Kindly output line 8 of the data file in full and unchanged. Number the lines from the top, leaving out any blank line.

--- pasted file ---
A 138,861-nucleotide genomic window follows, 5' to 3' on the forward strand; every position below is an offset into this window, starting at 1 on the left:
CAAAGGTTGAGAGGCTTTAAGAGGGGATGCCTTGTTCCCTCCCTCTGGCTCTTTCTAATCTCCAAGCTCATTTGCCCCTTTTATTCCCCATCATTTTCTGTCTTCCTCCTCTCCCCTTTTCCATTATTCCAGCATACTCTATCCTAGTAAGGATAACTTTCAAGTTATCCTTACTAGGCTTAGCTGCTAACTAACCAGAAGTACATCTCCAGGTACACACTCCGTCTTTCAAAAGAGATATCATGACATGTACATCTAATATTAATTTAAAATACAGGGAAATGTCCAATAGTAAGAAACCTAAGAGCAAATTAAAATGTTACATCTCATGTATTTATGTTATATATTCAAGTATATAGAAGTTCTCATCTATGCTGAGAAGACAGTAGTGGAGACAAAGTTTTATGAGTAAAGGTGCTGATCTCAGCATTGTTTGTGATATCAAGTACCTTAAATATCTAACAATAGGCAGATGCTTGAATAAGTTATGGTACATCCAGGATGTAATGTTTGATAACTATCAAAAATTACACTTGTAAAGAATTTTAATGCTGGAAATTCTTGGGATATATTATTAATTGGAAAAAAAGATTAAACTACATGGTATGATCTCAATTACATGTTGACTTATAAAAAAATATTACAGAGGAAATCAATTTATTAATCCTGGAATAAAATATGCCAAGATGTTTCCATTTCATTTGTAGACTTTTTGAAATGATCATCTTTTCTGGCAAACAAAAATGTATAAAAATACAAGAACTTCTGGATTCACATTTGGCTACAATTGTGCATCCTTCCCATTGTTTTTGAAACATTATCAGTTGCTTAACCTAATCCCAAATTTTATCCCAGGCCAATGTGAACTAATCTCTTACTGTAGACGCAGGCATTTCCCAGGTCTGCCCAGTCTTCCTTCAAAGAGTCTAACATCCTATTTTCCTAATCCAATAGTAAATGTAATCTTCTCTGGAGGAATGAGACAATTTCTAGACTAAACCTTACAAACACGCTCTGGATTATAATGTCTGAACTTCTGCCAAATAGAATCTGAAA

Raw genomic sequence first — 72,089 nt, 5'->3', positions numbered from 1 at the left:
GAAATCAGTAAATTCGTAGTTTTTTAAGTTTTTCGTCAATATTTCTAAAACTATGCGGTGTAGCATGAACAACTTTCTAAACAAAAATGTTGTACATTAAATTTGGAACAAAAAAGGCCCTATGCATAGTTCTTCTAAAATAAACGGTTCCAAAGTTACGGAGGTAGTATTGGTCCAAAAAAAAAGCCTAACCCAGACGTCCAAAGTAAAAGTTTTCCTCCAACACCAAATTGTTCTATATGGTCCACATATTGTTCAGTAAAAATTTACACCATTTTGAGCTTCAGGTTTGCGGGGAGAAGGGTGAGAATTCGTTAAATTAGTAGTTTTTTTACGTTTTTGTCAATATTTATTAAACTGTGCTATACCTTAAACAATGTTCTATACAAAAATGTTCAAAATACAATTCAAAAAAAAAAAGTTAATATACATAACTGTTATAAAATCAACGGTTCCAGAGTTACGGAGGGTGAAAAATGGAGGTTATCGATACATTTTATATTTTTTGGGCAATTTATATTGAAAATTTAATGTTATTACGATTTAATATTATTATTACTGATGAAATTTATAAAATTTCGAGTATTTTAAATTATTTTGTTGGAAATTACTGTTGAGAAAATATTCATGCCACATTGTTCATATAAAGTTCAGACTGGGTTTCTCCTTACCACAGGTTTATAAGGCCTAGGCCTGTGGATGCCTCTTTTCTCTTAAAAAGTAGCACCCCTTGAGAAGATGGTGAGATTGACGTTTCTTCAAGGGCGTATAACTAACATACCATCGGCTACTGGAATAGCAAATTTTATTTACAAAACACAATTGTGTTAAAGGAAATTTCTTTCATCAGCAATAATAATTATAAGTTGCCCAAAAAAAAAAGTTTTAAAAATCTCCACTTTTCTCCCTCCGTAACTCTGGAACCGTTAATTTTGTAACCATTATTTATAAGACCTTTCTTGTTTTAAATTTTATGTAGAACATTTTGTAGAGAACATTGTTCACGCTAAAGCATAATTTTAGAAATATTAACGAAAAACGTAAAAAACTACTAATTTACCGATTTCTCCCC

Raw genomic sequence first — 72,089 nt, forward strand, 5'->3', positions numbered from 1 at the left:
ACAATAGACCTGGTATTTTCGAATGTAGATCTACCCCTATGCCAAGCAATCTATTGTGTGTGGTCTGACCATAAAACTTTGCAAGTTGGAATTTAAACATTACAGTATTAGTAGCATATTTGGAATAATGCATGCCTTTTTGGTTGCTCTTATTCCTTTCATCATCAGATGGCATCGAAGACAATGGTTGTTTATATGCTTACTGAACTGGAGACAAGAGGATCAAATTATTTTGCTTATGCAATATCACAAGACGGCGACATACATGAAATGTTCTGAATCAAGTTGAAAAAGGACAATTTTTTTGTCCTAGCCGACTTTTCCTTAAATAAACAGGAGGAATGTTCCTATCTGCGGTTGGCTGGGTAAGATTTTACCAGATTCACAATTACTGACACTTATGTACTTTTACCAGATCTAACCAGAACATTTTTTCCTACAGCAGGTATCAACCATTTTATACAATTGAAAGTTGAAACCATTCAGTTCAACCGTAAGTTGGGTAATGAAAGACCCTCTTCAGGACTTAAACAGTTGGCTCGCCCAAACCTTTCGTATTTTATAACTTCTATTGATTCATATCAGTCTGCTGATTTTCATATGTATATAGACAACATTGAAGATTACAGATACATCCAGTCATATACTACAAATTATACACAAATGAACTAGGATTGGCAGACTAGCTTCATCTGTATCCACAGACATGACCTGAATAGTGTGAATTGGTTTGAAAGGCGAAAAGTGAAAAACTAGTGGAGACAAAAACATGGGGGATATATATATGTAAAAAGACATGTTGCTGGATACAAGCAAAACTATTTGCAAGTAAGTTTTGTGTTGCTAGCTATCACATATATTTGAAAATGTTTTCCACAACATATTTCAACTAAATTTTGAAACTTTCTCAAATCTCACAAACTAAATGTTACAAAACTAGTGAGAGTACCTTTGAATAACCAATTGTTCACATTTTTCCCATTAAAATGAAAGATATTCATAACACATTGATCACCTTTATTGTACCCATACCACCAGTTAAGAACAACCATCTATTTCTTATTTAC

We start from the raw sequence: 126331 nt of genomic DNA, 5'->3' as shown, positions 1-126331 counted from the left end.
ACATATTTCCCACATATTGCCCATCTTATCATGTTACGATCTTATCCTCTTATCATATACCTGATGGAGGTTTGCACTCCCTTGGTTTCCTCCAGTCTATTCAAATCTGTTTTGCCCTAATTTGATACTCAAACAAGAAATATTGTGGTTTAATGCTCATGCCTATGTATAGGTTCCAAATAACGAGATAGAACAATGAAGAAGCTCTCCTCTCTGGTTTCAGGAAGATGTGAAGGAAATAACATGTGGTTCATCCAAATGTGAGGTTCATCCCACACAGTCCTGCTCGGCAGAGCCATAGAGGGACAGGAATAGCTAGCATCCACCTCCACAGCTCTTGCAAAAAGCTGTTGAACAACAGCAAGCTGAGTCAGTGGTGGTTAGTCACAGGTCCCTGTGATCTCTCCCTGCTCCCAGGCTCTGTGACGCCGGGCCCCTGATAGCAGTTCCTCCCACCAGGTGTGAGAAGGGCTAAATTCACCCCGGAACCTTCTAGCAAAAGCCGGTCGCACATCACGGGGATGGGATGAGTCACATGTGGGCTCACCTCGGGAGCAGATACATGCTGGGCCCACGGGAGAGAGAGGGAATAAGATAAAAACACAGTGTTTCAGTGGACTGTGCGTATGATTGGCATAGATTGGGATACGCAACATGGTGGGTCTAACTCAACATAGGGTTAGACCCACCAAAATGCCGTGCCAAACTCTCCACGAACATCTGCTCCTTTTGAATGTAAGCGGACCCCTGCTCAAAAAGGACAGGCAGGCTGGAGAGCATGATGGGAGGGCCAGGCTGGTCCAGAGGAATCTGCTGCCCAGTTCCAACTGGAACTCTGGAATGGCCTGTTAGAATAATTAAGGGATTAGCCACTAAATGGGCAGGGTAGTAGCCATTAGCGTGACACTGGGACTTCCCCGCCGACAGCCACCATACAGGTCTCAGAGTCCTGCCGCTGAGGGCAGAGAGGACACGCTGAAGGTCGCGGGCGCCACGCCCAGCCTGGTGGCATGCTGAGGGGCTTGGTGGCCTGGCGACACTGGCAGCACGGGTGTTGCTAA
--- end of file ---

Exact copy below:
ACATATTTCCCACATATTGCCCATCTTATCATGTTACGATCTTATCCTCTTATCATATACCTGATGGAGGTTTGCACTCCCTTGGTTTCCTCCAGTCTATTCAAATCTGTTTTGCCCTAATTTGATACTCAAACAAGAAATATTGTGGTTTAATGCTCATGCCTATGTATAGGTTCCAAATAACGAGATAGAACAATGAAGAAGCTCTCCTCTCTGGTTTCAGGAAGATGTGAAGGAAATAACATGTGGTTCATCCAAATGTGAGGTTCATCCCACACAGTCCTGCTCGGCAGAGCCATAGAGGGACAGGAATAGCTAGCATCCACCTCCACAGCTCTTGCAAAAAGCTGTTGAACAACAGCAAGCTGAGTCAGTGGTGGTTAGTCACAGGTCCCTGTGATCTCTCCCTGCTCCCAGGCTCTGTGACGCCGGGCCCCTGATAGCAGTTCCTCCCACCAGGTGTGAGAAGGGCTAAATTCACCCCGGAACCTTCTAGCAAAAGCCGGTCGCACATCACGGGGATGGGATGAGTCACATGTGGGCTCACCTCGGGAGCAGATACATGCTGGGCCCACGGGAGAGAGAGGGAATAAGATAAAAACACAGTGTTTCAGTGGACTGTGCGTATGATTGGCATAGATTGGGATACGCAACATGGTGGGTCTAACTCAACATAGGGTTAGACCCACCAAAATGCCGTGCCAAACTCTCCACGAACATCTGCTCCTTTTGAATGTAAGCGGACCCCTGCTCAAAAAGGACAGGCAGGCTGGAGAGCATGATGGGAGGGCCAGGCTGGTCCAGAGGAATCTGCTGCCCAGTTCCAACTGGAACTCTGGAATGGCCTGTTAGAATAATTAAGGGATTAGCCACTAAATGGGCAGGGTAGTAGCCATTAGCGTGACACTGGGACTTCCCCGCCGACAGCCACCATACAGGTCTCAGAGTCCTGCCGCTGAGGGCAGAGAGGACACGCTGAAGGTCGCGGGCGCCACGCCCAGCCTGGTGGCATGCTGAGGGGCTTGGTGGCCTGGCGACACTGGCAGCACGGGTGTTGCTAA